May 2017

NACo Statement on the President’s Proposed FY2018 Budget

 

In response to the release of the Trump administration’s proposed budget for Fiscal Year 2018, National Association of Counties Executive Director Matthew Chase issued the following statement on May 23:

“We are greatly concerned that this proposed budget essentially abdicates the federal role in the federal-state-local intergovernmental partnership that is essential to addressing our nation’s most pressing challenges. This budget, if enacted, would deal devastating blows to some of the most vulnerable people in our communities. 

“The impact of proposed budget cuts is real for our residents, especially elderly citizens, people with disabilities and children. The proposed budget would strip them of any safety net — from heating assistance to workforce training to child services.

“The scale of these proposed cuts would far outpace the ability of state and local governments to backfill, from disaster mitigation to infrastructure upgrades to assistance for the working poor, elderly and children.

“This budget places a bullseye on rural counties and residents already being left behind. More than three quarters of counties with fewer than 50,000 residents still have not fully recovered from the recession. Programs that are being cut were designed for those places and people being left behind in the new economy, especially rural areas. The federal government plays a key role in helping our residents and communities deal with the impacts of global trade and technology innovations as well as negative impacts of federal policies.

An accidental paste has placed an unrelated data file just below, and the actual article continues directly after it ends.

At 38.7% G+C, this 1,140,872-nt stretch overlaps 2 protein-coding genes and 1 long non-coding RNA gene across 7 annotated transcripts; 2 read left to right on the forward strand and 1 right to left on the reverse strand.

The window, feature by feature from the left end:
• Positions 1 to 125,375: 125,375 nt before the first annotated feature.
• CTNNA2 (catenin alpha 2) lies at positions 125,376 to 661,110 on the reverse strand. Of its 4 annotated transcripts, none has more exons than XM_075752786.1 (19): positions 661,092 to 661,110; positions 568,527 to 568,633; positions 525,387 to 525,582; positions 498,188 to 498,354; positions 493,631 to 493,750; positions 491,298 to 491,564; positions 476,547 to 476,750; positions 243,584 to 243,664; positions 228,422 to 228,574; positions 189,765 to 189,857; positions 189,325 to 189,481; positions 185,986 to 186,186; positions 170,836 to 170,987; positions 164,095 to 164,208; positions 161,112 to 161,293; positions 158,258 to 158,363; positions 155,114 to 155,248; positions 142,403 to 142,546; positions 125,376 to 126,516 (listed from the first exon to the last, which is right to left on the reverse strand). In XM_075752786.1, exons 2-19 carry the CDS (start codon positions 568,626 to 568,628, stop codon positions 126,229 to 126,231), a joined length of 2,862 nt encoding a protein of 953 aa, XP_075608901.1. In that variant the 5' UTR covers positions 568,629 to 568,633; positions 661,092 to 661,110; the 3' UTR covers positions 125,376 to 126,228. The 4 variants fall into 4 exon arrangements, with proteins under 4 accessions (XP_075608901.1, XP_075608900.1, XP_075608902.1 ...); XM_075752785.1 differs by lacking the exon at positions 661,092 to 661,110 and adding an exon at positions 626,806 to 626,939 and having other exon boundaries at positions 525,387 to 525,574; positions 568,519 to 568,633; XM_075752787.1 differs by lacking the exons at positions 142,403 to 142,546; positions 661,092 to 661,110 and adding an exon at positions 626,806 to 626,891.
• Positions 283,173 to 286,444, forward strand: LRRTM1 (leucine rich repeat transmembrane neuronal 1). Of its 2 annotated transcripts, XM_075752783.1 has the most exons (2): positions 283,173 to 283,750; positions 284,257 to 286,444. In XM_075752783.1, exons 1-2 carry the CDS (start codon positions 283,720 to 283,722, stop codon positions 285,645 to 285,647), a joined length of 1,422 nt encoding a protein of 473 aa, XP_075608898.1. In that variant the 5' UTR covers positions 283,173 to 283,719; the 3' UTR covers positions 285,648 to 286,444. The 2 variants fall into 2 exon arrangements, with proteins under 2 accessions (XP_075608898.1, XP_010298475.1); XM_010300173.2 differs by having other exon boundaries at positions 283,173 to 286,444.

“With this budget, the federal government would be walking away from its role, forcing state and local governments to raise taxes at an unprecedented level or simply turn their backs on those who truly require public assistance.

“Ongoing budget constraints and increasing need make it all but impossible to find replacement funding for the programs chain-sawed out of existence or beyond recognition.

“Whether it’s infrastructure or the opioid epidemic, public health and safety or community development, counties are on the front lines of providing services to residents. We operate nearly 1000 hospitals and 883 nursing homes, run sheriffs’ departments and jails to the tune of $16 billion annually and own 46 percent of America’s roads — touching hundreds of millions of lives every day.

“Counties stand ready to work to improve the programs and policies that create healthy, vibrant and safe communities. We also are committed to working with the White House and Congress to explain how these proposals would adversely impact our residents, increase local taxes and stymie housing and economic development efforts. We welcome the opportunity to engage with our counterparts across the federal government in creating common-sense alternatives.”

 

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